The new generation of Digital Displacement pumps

Wednesday, September 4, 2019

The future is digital

A new generation of Digital Displacement® pumps being developed in the UK promises a radical reduction in fuel consumption. Furthermore, a pathway to the electric off-highway machines of the future.

The off-road vehicles of tomorrow may consume less than half the energy used today. This is thanks to a technology being commercialized in the UK.

Last year a consortium led by Danish multi-national Danfoss and Edinburgh firm Artemis Intelligent Power secured £11 million from the Advanced Propulsion Center UK. This was to develop a new generation of ‘Digital Displacement®’ hydraulic pumps and motors to be used in off-road vehicles.

Less than 12 months later, Danfoss has acquired a majority stake in Artemis. Now it is forging ahead with plans to build a center of excellence and manufacturing facility in Edinburgh.

Danfoss is backing a British technology which has been 20 years in development. Now it is ready to transform the entire off-road market.

“There’s an urgent need to improve system efficiency for off-highway vehicles,” explains Dr Niall Caldwell, Managing Director at Artemis Intelligent Power.

“Hydraulics lie at the heart of most heavy machines, yet they rely on analogue pumps where – incredibly – more than half of the work done by the engine is wasted as heat in the hydraulic system.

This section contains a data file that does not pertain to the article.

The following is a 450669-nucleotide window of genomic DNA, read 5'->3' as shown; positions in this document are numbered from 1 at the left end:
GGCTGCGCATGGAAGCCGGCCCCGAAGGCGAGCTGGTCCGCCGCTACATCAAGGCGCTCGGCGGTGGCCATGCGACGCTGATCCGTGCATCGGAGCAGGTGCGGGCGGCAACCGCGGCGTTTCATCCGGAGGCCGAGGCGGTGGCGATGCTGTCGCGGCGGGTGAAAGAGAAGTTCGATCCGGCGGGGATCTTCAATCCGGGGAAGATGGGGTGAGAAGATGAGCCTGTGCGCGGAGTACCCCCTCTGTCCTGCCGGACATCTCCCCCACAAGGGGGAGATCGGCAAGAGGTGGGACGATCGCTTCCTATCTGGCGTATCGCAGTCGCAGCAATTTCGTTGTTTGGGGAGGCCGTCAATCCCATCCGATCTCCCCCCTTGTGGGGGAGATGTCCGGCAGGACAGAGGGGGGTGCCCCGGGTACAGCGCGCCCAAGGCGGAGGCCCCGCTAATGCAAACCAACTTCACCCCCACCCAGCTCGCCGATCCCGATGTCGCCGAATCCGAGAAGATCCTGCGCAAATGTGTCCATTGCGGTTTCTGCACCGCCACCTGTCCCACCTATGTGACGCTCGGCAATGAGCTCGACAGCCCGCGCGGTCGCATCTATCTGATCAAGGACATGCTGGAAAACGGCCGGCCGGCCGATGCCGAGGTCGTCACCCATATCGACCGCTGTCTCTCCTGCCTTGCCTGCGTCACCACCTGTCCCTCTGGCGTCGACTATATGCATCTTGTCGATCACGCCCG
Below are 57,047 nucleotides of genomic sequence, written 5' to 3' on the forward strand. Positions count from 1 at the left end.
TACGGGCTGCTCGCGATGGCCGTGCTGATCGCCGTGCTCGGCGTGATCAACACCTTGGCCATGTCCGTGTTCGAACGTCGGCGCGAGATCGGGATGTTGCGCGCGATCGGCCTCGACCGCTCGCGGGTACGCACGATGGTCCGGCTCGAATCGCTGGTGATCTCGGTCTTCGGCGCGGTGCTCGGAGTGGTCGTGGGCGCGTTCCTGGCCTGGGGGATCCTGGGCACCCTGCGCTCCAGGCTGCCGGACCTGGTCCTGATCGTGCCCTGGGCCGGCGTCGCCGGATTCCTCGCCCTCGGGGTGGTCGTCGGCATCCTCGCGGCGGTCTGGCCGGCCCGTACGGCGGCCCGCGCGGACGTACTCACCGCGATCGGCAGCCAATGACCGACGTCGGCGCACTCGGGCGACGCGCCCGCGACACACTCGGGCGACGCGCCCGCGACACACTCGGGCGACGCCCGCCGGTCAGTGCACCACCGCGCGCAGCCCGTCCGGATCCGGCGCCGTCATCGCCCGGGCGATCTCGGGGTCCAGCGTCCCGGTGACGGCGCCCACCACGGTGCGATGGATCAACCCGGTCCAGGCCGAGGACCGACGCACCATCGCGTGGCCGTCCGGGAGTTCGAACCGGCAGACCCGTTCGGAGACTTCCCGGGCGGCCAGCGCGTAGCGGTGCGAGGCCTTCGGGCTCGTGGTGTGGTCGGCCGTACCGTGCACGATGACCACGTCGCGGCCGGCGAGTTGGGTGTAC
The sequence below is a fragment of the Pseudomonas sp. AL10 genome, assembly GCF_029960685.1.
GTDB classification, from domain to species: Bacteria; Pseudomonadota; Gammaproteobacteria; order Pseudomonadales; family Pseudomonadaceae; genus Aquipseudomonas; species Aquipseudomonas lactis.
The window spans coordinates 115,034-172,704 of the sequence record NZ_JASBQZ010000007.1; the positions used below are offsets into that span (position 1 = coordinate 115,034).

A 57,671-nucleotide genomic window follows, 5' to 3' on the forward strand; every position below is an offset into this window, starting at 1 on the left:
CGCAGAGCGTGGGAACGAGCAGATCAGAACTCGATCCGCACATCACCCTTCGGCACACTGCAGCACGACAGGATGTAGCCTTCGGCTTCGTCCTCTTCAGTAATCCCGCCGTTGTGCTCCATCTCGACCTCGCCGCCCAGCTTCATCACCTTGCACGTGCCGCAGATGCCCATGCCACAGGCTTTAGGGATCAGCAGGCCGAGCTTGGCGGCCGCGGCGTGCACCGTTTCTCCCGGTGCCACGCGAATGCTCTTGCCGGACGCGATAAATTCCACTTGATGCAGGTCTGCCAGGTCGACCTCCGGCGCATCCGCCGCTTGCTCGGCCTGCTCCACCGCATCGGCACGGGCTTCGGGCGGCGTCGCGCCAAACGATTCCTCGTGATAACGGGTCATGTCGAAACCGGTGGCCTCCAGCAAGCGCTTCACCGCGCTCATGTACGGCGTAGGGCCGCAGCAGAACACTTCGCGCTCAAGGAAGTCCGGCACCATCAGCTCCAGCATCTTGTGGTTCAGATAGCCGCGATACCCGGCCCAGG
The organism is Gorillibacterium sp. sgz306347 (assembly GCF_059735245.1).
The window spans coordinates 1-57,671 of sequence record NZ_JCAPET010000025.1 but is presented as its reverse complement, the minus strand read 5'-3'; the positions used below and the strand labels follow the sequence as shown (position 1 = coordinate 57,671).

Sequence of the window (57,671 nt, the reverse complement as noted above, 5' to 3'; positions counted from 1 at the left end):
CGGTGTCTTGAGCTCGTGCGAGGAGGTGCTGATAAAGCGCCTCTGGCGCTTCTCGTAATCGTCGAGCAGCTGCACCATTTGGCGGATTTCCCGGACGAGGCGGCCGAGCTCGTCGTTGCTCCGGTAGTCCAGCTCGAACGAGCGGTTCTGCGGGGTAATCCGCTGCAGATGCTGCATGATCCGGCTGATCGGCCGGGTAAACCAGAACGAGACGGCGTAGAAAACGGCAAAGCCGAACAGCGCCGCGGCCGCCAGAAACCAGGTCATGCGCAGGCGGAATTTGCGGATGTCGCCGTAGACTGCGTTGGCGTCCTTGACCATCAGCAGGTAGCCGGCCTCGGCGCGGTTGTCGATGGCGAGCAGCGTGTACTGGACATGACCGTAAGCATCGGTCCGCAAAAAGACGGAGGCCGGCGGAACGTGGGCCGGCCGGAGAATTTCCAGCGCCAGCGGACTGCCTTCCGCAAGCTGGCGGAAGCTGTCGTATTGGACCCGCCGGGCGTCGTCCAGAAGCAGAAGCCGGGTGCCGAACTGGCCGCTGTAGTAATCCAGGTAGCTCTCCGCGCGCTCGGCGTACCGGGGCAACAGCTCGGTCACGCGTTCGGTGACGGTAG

“In contrast, Digital Displacement pumps can be embedded at the heart of any new machine to enable wholly new digitally-enabled architectures. This is offering improved control and a radical reduction in energy consumption.

“Where we are today is the result of many years of collaboration with Danfoss. The funding from the APC was the catalyst which unlocked their commitment to bring this product to market,” Caldwell says.

Hydraulic pumps lie at the heart of virtually every off-road vehicle in the world.  

They provide a controllable and compact way of transforming engine shaft power into the high force, linear motions required for common functions such as lifting and digging.  

Conventional hydraulic pumps are controlled by changing the stroke of the piston with an analogue ‘swash plate’ mechanism, first patented in 1893.

This mechanism has changed little since then and has a number of disadvantages – it is not easily controlled and there are many system energy losses, for example through idling, leakage and friction.

In fact, over half of the energy produced by an engine is wasted through losses in the hydraulic pump and system.  

Digital Displacement® technology is a fundamental innovation. It utilizes a radial piston machine which enables and disables cylinders in real time, using ultra-fast mechatronic valves controlled by an embedded computer.

These intelligent, digital controls mean a digitally-enabled machine is highly controllable and extremely efficient – individual cylinders are only called into action as and when required. The net result is:

  • dramatically lower energy losses;
  • dramatically faster response (typically ten times faster);
  • complete elimination of high-frequency noise